This story originally published in the Peninsula Clarion.
The borough is still trying to find the money to build a new school in Kachemak-Selo, although voters shouldn’t expect to see another bond package on the ballots.
At the May 21 Kenai Peninsula Borough Assembly meeting, Mayor Charlie Pierce said he met with staff concerning the recent extension to the $10 million state grant, which would help build a new school. The state grant requires a 35% match, or around $5 million from the borough. Pierce said he doesn’t plan to put up another bond package on the ballots to cover the match.
“There was a request made that I put it out for bonding again,” Pierce said. “I don’t think we’re there. I don’t think we’re anywhere near prepared for putting this project on the street for a bond. I think it’s failed.”
K-Selo has been in need of a new school for nearly 10 years. In 2011, the Old Believer village petitioned the school board for a new facility. In 2016, the state appropriated $10,010,000 for construction of the school, but in order to proceed the borough needed to provide a match. Borough residents voted down the match bond package, which was nearly $5.5 million, last October.
Pierce said he hopes to get local lawmakers to weigh in on how the borough should proceed.
“Hopefully we’ll get some of the legislative representatives together and talk about the direction we can go with this project,” Pierce said at the meeting. “What we need to do is sit down with our elected officials from the state and get some direction from them about what variables they have. Perhaps they have some suggestions.”
At the May 21 meeting, assembly member Kelly Cooper addressed concerns about the new school’s potential price tag and size.
The current school in Kachemak-Selo is made up of three borough-leased buildings and serves about 46 students. In a December memo to the assembly, the borough noted the current school has deteriorated to the point that it is no longer viable as an educational facility.
The proposed new K-12 school would be 15,226 square feet, the memo said. Some residents have expressed concerns about the $16 million costs for the school, given its remoteness and small student population. However, a state statute based on the number of students dictates the size of the school, and the borough does not have the flexibility to downsize the building if they’re using bond money.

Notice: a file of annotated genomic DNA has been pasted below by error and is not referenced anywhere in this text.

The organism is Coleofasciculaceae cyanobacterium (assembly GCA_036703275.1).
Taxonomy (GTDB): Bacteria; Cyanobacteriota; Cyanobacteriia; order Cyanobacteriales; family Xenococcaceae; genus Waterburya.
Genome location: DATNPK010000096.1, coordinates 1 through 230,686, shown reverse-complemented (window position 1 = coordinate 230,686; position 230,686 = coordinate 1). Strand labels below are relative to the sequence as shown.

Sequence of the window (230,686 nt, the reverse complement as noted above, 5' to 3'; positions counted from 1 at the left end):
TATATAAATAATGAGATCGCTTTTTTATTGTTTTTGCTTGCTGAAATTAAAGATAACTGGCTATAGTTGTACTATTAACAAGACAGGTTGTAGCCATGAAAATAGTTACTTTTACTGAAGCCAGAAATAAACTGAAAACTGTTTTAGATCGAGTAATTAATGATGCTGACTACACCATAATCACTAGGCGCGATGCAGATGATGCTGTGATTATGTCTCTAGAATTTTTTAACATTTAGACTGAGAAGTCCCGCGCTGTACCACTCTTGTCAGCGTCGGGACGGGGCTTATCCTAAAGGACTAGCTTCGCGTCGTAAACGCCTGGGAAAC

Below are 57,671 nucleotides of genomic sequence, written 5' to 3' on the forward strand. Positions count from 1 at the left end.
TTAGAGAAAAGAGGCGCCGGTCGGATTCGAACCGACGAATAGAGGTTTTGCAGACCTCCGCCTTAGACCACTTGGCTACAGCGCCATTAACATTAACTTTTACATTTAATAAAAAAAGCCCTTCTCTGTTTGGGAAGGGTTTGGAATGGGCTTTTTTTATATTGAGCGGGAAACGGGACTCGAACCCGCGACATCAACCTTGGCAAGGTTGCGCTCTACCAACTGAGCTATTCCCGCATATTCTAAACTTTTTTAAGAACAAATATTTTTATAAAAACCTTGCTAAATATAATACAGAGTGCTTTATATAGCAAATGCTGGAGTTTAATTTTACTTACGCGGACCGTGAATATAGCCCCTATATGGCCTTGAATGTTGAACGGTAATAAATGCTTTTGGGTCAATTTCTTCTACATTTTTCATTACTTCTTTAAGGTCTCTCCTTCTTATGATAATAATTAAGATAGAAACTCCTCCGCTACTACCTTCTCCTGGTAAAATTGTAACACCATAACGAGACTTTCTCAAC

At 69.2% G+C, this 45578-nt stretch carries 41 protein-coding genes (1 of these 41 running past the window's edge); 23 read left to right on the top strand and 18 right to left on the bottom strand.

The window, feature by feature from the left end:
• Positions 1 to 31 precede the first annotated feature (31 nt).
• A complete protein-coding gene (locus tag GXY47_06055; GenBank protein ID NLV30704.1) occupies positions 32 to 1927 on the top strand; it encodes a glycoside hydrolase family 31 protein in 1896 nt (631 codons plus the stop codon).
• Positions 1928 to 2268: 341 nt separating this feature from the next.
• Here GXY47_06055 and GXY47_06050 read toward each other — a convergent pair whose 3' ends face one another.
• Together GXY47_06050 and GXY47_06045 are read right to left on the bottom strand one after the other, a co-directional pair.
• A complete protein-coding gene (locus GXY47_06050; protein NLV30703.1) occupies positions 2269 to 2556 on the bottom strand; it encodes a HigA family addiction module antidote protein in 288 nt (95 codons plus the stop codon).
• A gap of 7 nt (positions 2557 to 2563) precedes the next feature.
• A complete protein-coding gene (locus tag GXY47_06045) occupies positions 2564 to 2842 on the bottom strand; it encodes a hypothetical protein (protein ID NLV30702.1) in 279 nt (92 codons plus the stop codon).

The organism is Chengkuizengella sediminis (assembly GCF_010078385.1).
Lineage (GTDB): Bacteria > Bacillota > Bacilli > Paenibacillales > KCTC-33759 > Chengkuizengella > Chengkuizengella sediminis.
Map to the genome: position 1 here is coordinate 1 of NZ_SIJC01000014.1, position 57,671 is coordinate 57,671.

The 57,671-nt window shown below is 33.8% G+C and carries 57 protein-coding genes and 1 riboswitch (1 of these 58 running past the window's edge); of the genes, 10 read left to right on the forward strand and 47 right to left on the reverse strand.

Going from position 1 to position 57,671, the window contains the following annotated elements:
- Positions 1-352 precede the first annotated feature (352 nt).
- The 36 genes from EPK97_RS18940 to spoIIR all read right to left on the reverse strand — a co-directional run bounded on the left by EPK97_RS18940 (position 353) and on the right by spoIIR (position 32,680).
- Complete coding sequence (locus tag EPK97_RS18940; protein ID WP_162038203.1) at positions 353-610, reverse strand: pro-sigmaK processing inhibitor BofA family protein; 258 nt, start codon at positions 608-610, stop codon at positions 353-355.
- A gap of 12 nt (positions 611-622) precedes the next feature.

”We do have a statutory requirement to provide facilities for people who want to get an education in Alaska, whether they’re remote or on the road system,” assembly member Kelly Cooper said at the assembly meeting. “I don’t think anyone in the southern peninsula wants us to build a facility that’s much more than what they need. I think the residents in that community and the voters want us to be responsible with that money and provide a good safe place to get the education they need.”
One of the largest drivers of cost comes from the remote nature of the village. The community sits at the bottom of a steep bluff only accessible by a dirt switchback trail, too narrow and steep for most vehicles to traverse. The borough initially considered upgrading the road to borough standards but found it would be too expensive.
Pierce suggested the borough commission concept drawings for a potential school to get a better idea of the cost.
“We should consider spending dollars up front to do some actual conceptual drawings and design work at an architect or with some engineers that really look at it, look at the site and put some better numbers to it,” Pierce said.
Pierce said he would continue to meet with borough staff and assembly members to address the community school.